Passing a civics and citizenship exam is an essential part of the assimilation process. Citizen wannabes prepare by studying the American Creed, the sacred texts, beliefs and customs upon which the United States was founded, starting with the Declaration of Independence.
We hold these truths to be self-evident, that all men are created equal, that they are endowed by their Creator with certain unalienable Rights….
“Whoa, stop right there,” says Ms. Hakakian. “Who says these truths are obvious and these rights are inviolable? That wasn’t true where I came from!” We native born blithely assume that the rights and privileges we enjoy are intrinsic to our very existence and not open to debate. We feel this way because we have no other point of reference. For many immigrants, however, this is not true. And it also wasn’t true when Thomas Jefferson penned these words almost 250 years ago.
Jefferson engaged in a rhetorical sleight of hand, committing a logical fallacy by assuming the truth of an assertion before it had been proven. Indeed, the received wisdom of his day was that individuals are not created equal, that each person is born to their appointed station in life and should not expect to change it. For the colonists and the millions of immigrants who followed in their footsteps, Jefferson’s words were liberating.
It is lamentable that Jefferson and his colleagues did not extend these unalienable rights to women and people of all races. But if they had, Ms. Hakakian notes, they would not be known as the Founding Fathers. Instead, we would call them the Founding Gods.
Those who criticize the framers of our government for not having been as liberal minded as our enlightened generation professes to be, fail to ask an obvious question: “What if the Founders had included in the Declaration of Independence a statement that men of all races, along with women, were created equal?” The answer is clear: the American Revolution would have been stillborn. Slavery existed throughout the thirteen colonies, and there was no grassroots support for giving women a say in government. But this should not blind us to what Jefferson and his collaborators did accomplish.
Where there once had been a large, impenetrable wall, the Founding Fathers carved a door. Because their understanding—and the understanding of the society they represented—of “all men created equal” was blinkered by their cultural and racial prejudices, they slammed it shut behind them. But their words inspired others to dream of finding a way to re-open that door. This is the “Patriot dream that sees beyond the years,” what motivated future champions of equal rights, such as Martin Luther King, Jr., whose iconic “I Have a Dream” sermon delivered at the foot of the Lincoln Memorial in August 1963, continues to inspire.
Ms. Hakakian pulls no punches when it comes to slavery and America’s mistreatment of African Americans. Discriminating against different racial and ethnic groups, however, is not peculiar to the United States. While it is patently wrong, it is also endemic to the human race. So she advises her fellow immigrants to consider it a hazing ritual, one virtually all newcomers have been forced to endure since the country’s inception.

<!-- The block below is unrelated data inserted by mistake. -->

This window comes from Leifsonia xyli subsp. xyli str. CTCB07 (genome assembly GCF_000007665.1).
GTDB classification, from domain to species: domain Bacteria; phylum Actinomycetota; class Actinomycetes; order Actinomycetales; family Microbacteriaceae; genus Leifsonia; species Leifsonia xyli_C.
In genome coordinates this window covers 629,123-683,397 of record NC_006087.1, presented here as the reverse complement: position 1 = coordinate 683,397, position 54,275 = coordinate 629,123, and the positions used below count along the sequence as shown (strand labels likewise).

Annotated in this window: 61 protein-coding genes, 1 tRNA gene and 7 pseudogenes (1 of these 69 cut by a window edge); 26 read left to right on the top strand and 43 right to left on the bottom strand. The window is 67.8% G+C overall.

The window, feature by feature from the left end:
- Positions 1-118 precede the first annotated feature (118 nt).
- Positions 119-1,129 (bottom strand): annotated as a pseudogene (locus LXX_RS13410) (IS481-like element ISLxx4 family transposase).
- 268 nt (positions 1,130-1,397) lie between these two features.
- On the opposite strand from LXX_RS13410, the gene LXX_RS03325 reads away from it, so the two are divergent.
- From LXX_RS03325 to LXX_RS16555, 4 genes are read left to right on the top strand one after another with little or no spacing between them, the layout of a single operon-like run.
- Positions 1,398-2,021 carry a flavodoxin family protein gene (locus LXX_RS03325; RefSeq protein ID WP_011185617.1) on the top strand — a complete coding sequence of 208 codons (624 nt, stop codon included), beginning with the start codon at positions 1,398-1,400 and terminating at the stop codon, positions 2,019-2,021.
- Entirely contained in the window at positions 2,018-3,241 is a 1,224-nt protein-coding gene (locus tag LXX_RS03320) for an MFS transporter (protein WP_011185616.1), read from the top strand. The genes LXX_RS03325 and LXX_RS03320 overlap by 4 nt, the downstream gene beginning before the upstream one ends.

Each new group that arrived in the United States has tried to shut the door behind them. The English tried to keep out the French and the Germans. The Italians didn’t want the Irish and they both disliked the Jews and African Americans. Today, Latin Americans are shunned the same way the Chinese were in the 19th century.
Ms. Hakakian encourages new arrivals to become acquainted with this history and to take the long view. While you should refuse to sit in the back of the bus and always insist upon equal treatment, self-pity will be your undoing, if you succumb to it. Remember: for virtually all of the 20th century, no country, save the United States, allowed the foreign born to naturalize and become full citizens.
Assimilation is required for those who wish to become fully integrated in American society. While she tells those who aspire to full citizenship that they do not have to give up their identity but simply add to it, she approvingly quotes President Woodrow Wilson’s declaration: “A man who thinks of himself as belonging to a particular national group in America has not become an American.”
For those who ride the citizenship carousel and successfully grab the brass ring—a Naturalization Certificate—Ms. Hakakian cautions them not to view it as a deed with which they can stake a claim. “Citizenship does not give you ownership of this land. It only gives you the honor of her stewardship, the price of upholding her principles, and of keeping her fire burning to warm all the generations to come.” This is what makes the United States of America, she proclaims, “the Promised Land.”
 Roya Hakakian, A Beginners Guide to America, (New York: Alfred A. Knopf, 2021).
 Ibid, pp. 122-123.
 Ibid, p. 72-73.
 Ibid, p. 68.
 Ibid, p. 159.
 Ibid, p. 91.
 Richard Brookhiser, Give Me Liberty: A History of America’s Exceptional Ideal, (New York: Basic Books, 2019), p. 91.
 Beginners Guide, p. 187.
 Ibid, pp. 191-195.
 Ibid, p. 168.
 Ibid, p. 84.
 P. 213.